48:2 Reaching Out to Do Justice: The Rise and Fall of the Special Docket of the U.S. Supreme Court

Article

Abstract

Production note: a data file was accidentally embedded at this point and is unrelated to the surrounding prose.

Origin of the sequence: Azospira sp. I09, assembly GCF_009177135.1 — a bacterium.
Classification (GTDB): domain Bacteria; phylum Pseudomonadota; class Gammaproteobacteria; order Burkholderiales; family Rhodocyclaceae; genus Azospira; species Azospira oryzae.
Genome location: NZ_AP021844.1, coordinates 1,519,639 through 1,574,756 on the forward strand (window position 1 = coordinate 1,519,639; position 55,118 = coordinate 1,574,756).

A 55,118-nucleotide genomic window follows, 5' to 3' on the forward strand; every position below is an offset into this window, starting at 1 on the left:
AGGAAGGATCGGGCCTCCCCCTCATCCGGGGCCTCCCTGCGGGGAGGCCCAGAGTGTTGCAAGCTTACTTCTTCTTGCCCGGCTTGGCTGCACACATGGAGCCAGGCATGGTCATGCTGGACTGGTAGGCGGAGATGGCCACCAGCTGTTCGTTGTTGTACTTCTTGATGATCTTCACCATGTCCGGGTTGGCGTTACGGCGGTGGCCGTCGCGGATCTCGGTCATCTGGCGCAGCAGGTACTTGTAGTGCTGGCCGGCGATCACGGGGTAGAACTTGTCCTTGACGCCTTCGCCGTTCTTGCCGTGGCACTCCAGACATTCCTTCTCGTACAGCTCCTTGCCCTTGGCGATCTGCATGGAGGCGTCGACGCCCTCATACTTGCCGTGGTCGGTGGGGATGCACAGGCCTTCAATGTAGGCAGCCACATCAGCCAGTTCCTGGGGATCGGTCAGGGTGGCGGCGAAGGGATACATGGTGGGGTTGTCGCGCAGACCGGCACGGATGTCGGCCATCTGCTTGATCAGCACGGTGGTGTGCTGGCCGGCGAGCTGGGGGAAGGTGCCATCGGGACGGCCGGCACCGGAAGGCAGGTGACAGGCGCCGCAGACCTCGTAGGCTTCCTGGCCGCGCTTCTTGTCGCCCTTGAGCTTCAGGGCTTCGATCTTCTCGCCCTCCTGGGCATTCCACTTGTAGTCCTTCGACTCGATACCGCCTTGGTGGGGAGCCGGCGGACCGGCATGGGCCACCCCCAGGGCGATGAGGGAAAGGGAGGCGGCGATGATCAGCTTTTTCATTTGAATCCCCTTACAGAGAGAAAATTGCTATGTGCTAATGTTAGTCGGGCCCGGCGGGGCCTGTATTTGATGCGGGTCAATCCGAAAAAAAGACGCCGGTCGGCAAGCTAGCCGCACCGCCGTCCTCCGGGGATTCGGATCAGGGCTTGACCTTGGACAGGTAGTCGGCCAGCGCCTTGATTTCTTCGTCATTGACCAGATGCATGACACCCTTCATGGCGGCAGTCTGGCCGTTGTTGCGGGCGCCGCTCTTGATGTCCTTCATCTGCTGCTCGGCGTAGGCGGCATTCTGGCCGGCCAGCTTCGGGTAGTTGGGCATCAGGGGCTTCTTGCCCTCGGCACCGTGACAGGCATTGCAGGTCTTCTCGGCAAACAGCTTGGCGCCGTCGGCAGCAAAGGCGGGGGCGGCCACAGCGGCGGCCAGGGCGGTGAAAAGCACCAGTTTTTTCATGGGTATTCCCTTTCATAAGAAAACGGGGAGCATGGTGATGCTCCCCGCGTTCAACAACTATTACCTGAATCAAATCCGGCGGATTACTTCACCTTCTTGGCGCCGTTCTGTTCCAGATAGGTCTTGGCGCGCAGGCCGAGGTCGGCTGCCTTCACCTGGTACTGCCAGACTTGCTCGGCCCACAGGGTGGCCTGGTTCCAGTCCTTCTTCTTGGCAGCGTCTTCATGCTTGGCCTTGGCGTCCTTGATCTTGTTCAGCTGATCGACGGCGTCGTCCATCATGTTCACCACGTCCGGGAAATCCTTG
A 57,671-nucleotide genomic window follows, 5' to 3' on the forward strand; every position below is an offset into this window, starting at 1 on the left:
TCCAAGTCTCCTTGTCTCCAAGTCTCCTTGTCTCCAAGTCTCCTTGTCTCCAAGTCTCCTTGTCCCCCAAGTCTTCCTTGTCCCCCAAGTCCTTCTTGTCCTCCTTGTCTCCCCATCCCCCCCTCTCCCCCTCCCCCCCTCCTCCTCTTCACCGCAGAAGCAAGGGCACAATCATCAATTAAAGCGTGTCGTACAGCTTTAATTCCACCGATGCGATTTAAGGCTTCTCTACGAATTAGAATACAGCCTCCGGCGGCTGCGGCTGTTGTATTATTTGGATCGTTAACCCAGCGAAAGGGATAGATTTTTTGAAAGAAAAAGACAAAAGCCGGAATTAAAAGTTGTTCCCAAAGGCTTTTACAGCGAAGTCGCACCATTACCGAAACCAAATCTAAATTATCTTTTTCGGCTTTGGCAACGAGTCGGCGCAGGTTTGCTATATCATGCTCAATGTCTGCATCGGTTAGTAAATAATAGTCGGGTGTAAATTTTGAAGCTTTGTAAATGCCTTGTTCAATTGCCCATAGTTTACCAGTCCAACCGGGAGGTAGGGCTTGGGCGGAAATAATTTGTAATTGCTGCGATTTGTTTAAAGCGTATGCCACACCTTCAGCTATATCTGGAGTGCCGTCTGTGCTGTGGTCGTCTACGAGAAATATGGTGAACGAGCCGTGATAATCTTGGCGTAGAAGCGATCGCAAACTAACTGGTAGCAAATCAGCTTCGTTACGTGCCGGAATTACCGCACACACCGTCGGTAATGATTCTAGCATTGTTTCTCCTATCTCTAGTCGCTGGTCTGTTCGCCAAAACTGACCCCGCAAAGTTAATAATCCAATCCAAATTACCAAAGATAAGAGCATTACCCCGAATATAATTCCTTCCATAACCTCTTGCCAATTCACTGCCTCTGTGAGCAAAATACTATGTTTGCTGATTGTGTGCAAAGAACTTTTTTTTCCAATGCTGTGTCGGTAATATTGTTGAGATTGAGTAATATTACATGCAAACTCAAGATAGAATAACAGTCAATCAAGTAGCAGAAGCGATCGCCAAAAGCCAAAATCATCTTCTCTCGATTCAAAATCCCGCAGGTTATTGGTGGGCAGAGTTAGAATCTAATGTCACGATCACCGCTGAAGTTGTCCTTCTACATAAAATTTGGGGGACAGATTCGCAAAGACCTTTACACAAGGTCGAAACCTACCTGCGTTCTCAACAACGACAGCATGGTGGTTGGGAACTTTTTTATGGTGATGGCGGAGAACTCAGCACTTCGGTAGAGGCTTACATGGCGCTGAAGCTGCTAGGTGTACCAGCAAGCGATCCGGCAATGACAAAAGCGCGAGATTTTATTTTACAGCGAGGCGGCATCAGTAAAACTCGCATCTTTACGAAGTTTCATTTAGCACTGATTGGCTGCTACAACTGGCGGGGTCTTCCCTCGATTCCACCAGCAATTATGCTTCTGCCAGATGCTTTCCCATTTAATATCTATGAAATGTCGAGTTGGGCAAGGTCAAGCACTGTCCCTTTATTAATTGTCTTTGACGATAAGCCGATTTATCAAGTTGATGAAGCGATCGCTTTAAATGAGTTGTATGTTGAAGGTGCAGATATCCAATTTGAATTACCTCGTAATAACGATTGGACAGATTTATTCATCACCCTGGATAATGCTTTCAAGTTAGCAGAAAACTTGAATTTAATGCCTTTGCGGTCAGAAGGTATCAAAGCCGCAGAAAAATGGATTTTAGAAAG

In 1964–1967, the Supreme Court put three complicated cases involving individuals in a permanent state of suspension on what would come to be known as the “Special Docket.” Under this largely unknown feature of the Court’s practice, the cases were held without decision until after the parties involved died in the 1990s. Although the impulse to mercy in these cases was understandable (all involved mental illness and two were capital cases), as a small experiment, it must be adjudged a failure because there is a reasonable possibility that in each case just outcomes were not achieved. Assuming that the Court thought judicial intervention was necessary to avoid an unjust outcome, using the normal tools of decision might have been better.